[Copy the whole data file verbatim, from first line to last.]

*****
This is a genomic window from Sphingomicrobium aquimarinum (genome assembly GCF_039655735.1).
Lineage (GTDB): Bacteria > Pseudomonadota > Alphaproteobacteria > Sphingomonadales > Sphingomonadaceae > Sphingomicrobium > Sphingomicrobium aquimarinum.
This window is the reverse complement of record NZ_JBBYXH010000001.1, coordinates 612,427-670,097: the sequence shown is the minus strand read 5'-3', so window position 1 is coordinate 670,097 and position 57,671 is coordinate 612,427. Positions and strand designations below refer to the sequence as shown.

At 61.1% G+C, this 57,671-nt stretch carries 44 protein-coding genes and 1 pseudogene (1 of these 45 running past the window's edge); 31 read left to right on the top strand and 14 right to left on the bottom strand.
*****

This is a genomic window from Sphingomicrobium aquimarinum (genome assembly GCF_039655735.1).
Lineage (GTDB): Bacteria > Pseudomonadota > Alphaproteobacteria > Sphingomonadales > Sphingomonadaceae > Sphingomicrobium > Sphingomicrobium aquimarinum.
This window is the reverse complement of record NZ_JBBYXH010000001.1, coordinates 612,427-670,097: the sequence shown is the minus strand read 5'-3', so window position 1 is coordinate 670,097 and position 57,671 is coordinate 612,427. Positions and strand designations below refer to the sequence as shown.

At 61.1% G+C, this 57,671-nt stretch carries 44 protein-coding genes and 1 pseudogene (1 of these 45 running past the window's edge); 31 read left to right on the top strand and 14 right to left on the bottom strand.